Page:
History and Literature Classes
Read carefully! Most classes are on Zoom but there is a hybrid option and in-person-only class.
Classes are listed in chronological order according to the start date. All times listed are in the Central time zone.
Past History and Literature Classes
The Poetry, Prose, and Plays of W.B. Yeats. Learn how William Butler Yeats (1865-1939), shaped Irish national consciousness with a mystical symbolism combined with a mythological method as he progressed and transformed as a poet.
The Passion of Parnell. This course places Parnell within his social, political, and cultural contexts while paying particular attention to his love affair with Kitty O’Shea and his legacy as an inspirational figure for James Joyce and William Butler Yeats in the Irish Literary Revival.
The St. Paul Stories of F. Scott Fitzgerald. Playful, lyrical, and ironic, F.Scott Fitzgerald (1896-1940) is the most refreshingly sophisticated and slyly humorous of Minnesota's great twentieth-century writers.
Unlocking the Mystery of Sherlock Holmes. Explore the fiction, cultural assumptions (and blind spots!), and biography of Sir Arthur Conan Doyle and his most famous creation in this class for readers of classic Victorian literature and/or writers of crime fiction thrillers.
The Genius of James Joyce. James Joyce (1882-1941) can be understood as creating an ever-widening labyrinth of innovation through his four masterpieces: Dubliners (1914), A Portrait of the Artist as a Young Man (1916), Ulysses (1922), and Finnegans Wake (1939).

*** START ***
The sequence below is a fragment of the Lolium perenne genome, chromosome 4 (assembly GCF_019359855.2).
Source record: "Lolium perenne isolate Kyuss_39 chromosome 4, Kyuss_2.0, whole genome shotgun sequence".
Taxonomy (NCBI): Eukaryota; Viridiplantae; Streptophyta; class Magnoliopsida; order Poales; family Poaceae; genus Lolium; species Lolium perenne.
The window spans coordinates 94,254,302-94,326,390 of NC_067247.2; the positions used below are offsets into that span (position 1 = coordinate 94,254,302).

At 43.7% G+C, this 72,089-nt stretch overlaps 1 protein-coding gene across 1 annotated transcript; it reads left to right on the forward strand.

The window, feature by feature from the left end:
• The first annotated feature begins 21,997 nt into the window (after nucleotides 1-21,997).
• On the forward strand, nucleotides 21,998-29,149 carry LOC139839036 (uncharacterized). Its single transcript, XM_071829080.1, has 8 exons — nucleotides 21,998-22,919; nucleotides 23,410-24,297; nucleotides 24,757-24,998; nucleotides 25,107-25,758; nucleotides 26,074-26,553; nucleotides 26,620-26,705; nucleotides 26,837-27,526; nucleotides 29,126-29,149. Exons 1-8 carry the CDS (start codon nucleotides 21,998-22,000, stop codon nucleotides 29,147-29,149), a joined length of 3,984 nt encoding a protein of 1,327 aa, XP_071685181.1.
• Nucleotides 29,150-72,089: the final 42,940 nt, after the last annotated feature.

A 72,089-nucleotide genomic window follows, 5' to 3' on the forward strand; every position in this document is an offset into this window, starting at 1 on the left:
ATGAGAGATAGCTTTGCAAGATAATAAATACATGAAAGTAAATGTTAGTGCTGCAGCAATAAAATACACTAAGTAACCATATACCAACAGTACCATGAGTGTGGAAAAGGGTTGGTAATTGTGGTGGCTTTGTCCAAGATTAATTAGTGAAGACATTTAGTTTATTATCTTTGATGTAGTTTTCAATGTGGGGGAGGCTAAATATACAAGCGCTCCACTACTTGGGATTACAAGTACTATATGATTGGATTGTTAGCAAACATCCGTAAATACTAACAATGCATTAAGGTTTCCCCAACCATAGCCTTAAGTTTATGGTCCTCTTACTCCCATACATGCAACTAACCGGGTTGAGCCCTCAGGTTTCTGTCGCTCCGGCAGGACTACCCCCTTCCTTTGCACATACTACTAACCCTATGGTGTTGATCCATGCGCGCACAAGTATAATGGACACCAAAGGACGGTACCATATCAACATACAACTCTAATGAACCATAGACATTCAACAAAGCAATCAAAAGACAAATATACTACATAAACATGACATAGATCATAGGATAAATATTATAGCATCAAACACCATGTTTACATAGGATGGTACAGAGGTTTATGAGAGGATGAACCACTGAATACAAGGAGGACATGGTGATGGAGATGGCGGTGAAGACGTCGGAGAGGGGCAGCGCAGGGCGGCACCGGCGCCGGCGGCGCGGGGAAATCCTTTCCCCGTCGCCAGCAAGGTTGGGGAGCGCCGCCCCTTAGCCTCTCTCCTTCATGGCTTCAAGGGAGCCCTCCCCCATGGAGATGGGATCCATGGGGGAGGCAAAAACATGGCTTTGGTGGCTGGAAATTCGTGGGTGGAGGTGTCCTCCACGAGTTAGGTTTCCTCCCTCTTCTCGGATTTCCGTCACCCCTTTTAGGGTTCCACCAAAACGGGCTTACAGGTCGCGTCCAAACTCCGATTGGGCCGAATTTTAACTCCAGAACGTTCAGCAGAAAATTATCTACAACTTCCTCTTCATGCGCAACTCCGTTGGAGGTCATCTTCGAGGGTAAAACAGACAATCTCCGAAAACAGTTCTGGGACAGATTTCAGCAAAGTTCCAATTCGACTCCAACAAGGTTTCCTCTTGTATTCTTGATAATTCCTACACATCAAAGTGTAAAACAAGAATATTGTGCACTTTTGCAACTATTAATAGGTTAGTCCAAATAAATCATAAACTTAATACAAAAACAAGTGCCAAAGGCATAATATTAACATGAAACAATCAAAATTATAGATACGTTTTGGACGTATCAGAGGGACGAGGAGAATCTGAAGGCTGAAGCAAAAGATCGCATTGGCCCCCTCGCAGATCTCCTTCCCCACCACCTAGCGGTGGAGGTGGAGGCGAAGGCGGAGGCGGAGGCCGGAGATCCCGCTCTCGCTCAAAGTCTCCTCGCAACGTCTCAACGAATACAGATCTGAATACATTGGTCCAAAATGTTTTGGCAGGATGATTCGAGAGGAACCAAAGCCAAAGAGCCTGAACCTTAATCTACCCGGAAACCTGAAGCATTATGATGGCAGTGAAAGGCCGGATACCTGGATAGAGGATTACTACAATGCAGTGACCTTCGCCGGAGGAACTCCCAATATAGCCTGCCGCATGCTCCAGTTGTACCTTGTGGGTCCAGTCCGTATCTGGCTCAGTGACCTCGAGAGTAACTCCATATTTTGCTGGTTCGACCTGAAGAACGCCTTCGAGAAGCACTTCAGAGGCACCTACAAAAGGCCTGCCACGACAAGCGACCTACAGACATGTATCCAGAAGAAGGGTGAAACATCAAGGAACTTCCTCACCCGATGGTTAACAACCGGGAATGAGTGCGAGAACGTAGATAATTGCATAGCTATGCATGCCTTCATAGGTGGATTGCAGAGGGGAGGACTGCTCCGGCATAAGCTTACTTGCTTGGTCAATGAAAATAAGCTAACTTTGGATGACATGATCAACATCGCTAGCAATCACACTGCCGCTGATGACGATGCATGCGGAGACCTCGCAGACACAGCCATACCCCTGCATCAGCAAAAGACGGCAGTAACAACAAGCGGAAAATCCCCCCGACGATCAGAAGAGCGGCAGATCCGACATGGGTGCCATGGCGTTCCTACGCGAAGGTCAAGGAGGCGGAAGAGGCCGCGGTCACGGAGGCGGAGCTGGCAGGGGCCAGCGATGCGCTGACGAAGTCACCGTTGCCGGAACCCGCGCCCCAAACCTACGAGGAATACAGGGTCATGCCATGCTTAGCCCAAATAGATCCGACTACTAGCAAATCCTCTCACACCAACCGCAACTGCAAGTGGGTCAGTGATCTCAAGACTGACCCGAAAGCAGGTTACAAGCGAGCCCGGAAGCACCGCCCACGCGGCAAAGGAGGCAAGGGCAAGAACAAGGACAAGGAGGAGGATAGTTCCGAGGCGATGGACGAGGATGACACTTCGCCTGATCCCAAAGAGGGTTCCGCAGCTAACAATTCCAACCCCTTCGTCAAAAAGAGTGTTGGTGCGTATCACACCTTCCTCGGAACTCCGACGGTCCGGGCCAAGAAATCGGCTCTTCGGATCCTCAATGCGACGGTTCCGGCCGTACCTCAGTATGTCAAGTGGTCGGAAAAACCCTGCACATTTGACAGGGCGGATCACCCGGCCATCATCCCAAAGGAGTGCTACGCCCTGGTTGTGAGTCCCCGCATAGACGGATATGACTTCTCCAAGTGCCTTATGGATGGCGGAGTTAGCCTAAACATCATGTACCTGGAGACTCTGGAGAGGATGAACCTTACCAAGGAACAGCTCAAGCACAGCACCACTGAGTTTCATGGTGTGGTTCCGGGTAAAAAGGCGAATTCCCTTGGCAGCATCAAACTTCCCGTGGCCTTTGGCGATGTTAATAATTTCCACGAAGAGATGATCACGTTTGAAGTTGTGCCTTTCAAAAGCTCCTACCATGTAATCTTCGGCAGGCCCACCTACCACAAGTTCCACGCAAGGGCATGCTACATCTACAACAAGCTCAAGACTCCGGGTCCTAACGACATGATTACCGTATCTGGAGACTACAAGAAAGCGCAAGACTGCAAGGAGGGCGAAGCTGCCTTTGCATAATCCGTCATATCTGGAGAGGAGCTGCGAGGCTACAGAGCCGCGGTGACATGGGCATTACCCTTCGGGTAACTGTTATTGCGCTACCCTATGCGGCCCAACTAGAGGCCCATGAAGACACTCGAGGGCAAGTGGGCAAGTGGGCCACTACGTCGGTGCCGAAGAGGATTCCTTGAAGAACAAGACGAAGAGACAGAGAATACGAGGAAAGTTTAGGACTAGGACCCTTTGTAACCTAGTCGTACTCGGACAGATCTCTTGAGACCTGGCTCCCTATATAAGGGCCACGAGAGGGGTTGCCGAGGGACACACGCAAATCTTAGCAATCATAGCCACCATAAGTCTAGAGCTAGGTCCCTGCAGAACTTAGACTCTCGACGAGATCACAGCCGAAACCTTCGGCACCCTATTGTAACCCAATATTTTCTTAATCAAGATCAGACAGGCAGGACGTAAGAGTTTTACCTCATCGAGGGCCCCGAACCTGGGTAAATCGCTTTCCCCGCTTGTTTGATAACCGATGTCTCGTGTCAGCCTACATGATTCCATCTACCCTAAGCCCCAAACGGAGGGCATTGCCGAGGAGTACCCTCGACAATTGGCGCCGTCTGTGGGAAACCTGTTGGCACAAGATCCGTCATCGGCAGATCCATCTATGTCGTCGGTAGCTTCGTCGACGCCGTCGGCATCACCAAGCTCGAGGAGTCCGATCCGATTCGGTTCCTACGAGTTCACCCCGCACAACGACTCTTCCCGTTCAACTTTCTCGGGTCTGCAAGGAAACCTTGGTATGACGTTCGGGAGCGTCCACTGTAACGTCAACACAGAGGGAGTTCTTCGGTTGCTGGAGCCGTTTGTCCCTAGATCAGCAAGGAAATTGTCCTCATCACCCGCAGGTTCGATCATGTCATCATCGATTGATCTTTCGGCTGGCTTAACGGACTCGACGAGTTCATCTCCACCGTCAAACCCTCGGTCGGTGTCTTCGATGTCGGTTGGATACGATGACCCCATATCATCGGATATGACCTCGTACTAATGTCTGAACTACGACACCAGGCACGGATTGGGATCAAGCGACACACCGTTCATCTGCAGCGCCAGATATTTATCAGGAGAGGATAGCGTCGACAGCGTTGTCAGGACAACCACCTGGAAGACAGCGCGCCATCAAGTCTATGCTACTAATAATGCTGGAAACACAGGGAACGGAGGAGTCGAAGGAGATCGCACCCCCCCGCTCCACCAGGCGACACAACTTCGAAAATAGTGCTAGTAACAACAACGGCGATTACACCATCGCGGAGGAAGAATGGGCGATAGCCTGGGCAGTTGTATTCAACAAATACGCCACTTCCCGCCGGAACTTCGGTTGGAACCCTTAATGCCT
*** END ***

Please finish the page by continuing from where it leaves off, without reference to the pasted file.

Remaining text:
Five Irish Women Playwrights. Explore the work of five women who wrote for the Irish stage during the 20th century, Lady Augusta Gregory, Teresa Deevy, Anne Devlin, Marie Jones, and Marina Carr.
Samuel Beckett’s Waiting for Godot. Understand and enjoy the formative French influences on the imagination of the great Irish writer Samuel Beckett by reading his two-act play, Waiting for Godot.
The First 25 Years of the Abbey Theatre. Founded by Lady Augusta Gregory, W. B. Yeats, and John Millington Synge, the National Theatre of Ireland (generally known as the Abbey Theatre) has been the cradle of Irish drama for over 100 years.
Colum McCann’s Transatlantic. Join us for a deep read of TransAtlantic, learning how it fits within the wider scope of the history of the Irish novel, and postmodern literary trends blurring the line between fiction and non-fiction.
The Irish in Minnesota: Emigration during the Famine of 1879. Learn of this compelling story of the Connemaras as they seek a new home first in western Minnesota and ultimately in St. Paul.